I've been a bit weepy lately. Here is why...
That first day, when we saw Jordan's face, and knew he was our son, we
were told that international adoption was about $20,000. We knew we
weren't in a place to pay 20K for an adoption, but felt the reassurance
that if we committed to bring Jordan home, God would provide a way. I
assumed that "the way" was to be able to sell our rental home. But we
decided to apply for as many grants as we could, and look for ways to
bring in extra income while we worked to sell the home. Since then,
we've come to find out that the adoption will likely cost $30,000. With
our shortage seemingly getting larger, and the time to have it in hand
is getting closer, it's becoming harder and harder not to stress over
it. On top of that, our tenants just had a baby and we agreed to let
them have a month off of showing the home while they settle into life
with a new little one. So the hope of selling the rental is being put
off for a month.
As stress and worry creep in, I remind myself of the peace and
reassurance that I was given that God would provide a way. We're just
having to rethink how we will be provided for. Ryan and I HATE
to ask for things. Really. It's painful for us. Not fun. At all. We
knew the Lord would provide for us, but we wanted it to be through our
own efforts.... selling our rental, extra jobs, cutting back on
expenses, filling out grant applications. My incredible friends kept
saying that they wanted to help put together a fundraiser, but the idea
of asking for other people to donate is very uncomfortable, even the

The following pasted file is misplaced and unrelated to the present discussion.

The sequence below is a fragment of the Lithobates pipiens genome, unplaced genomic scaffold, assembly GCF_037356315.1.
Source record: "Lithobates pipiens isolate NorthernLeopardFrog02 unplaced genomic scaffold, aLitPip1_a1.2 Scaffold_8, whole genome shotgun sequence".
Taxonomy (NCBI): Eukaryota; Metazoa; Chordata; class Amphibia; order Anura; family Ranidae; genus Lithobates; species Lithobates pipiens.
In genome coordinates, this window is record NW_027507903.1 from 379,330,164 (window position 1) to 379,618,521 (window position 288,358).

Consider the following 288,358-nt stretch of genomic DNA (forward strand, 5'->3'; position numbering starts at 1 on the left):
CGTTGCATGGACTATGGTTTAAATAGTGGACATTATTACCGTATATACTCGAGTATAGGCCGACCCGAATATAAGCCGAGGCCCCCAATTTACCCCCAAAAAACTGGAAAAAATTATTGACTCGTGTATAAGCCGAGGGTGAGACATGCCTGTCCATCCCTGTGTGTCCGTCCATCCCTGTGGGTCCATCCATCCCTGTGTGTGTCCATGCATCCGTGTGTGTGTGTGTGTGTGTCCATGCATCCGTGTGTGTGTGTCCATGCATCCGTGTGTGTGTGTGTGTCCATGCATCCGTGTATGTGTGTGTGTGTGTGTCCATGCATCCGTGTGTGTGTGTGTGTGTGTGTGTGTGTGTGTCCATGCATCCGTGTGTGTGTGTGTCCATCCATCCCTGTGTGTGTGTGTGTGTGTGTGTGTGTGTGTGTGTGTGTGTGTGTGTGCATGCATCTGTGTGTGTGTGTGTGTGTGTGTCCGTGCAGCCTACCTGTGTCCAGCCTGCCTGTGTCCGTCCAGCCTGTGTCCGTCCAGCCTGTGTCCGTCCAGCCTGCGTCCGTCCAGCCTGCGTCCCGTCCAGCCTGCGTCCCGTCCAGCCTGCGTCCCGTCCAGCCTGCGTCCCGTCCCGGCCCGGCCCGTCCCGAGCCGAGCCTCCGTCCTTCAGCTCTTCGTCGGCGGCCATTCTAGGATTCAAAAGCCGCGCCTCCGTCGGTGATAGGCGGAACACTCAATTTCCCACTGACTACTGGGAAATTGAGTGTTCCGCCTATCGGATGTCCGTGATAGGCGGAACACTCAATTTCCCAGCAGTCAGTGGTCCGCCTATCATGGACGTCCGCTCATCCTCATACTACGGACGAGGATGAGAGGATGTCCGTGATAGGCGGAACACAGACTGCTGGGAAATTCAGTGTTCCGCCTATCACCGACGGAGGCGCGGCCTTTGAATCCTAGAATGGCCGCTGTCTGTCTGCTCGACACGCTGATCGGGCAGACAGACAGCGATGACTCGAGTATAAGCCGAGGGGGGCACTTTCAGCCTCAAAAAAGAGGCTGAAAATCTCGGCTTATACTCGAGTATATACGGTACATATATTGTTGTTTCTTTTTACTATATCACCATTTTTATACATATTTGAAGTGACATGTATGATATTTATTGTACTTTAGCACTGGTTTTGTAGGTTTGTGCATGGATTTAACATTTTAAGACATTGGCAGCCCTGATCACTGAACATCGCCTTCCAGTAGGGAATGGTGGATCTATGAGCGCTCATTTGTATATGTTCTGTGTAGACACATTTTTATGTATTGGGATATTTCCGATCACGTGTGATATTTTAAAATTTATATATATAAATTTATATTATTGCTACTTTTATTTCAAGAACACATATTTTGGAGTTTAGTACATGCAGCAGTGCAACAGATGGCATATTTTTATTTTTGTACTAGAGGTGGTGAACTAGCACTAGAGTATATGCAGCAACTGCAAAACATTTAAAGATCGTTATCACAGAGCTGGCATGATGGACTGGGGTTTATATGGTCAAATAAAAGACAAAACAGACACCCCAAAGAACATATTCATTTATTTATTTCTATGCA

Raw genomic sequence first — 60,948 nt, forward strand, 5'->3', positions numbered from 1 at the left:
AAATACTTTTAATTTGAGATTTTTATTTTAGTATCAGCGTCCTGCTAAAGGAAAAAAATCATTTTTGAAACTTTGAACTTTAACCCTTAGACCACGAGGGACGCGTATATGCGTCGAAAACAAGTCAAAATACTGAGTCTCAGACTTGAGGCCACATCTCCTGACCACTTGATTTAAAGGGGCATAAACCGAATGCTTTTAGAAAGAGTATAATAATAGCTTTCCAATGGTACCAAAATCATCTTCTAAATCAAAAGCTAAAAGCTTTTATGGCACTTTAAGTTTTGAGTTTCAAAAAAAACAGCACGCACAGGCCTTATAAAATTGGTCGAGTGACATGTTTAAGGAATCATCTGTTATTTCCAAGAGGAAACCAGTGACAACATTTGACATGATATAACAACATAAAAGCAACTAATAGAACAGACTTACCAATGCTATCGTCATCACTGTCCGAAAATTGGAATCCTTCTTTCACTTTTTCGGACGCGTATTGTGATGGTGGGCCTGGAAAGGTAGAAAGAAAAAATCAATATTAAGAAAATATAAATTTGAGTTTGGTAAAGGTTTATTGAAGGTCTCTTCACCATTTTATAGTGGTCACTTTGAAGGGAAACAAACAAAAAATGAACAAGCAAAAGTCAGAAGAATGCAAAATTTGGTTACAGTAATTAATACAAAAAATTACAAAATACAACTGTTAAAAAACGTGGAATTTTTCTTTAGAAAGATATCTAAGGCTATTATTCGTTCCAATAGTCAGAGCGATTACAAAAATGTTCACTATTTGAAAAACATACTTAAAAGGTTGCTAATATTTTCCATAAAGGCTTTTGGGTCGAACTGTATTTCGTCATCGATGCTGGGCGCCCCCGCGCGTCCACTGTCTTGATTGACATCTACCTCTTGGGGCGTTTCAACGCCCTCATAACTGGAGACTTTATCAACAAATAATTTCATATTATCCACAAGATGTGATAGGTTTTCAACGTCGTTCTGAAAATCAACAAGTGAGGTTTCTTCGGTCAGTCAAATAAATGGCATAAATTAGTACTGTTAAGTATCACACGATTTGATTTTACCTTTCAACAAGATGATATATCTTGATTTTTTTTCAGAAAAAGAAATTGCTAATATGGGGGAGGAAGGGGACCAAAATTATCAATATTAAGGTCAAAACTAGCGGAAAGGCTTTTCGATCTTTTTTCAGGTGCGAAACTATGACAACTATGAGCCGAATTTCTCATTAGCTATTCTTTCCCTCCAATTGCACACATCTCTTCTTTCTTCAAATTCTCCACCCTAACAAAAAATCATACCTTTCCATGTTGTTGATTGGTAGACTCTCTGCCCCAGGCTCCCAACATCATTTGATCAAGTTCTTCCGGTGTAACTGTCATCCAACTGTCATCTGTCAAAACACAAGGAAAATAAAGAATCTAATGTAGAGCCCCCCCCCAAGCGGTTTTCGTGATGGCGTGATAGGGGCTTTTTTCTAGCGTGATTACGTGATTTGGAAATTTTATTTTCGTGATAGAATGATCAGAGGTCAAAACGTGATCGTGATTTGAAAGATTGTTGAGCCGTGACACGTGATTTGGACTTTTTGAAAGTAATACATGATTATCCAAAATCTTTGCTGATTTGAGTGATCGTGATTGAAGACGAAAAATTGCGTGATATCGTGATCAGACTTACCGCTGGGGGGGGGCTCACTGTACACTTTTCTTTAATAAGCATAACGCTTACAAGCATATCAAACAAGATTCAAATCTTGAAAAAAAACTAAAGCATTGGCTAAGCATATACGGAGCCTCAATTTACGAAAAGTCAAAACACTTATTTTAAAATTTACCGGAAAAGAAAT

time my friends would put in to organizing a fundraiser seemed like too
much to ask for. But as time passed, and our rental home still hadn't
sold, we realized that we were going to have to do some sort of
fundraising, or we wouldn't have the money needed to bring Jordan home.
So I started putting a 5K together on my own. With a little guidance, I
was able to do a lot of the early planning and details by myself. I
wanted to have everything in place so we could just ask for a few
volunteers to show up on race day, and otherwise, not put anyone out.
But my friends, (have I said that they are the best?) they kept hounding
me to let them help. They called a meeting to organize and delegate
responsibilities, they are giving freely of their time and resources and
are continually working to make sure our fundraiser is successful as
possible. Far more successful than if we had continued on our own.
Though humbling, knowing that we aren't in this alone is a big,
ginormous, huge-mongous relief. A bigger relief than I expected... and
when I think of it, I get emotional. Oh, and our family? Also the
best. They have been overwhelmingly supportive throughout our entire
adoption process. As word has spread, we've received some generous
donations from friends and family who don't live close enough to
participate in our "Jog for Jordan". We even had a friend, that we've
never actually met in person, send a check. I'm awful at conveying the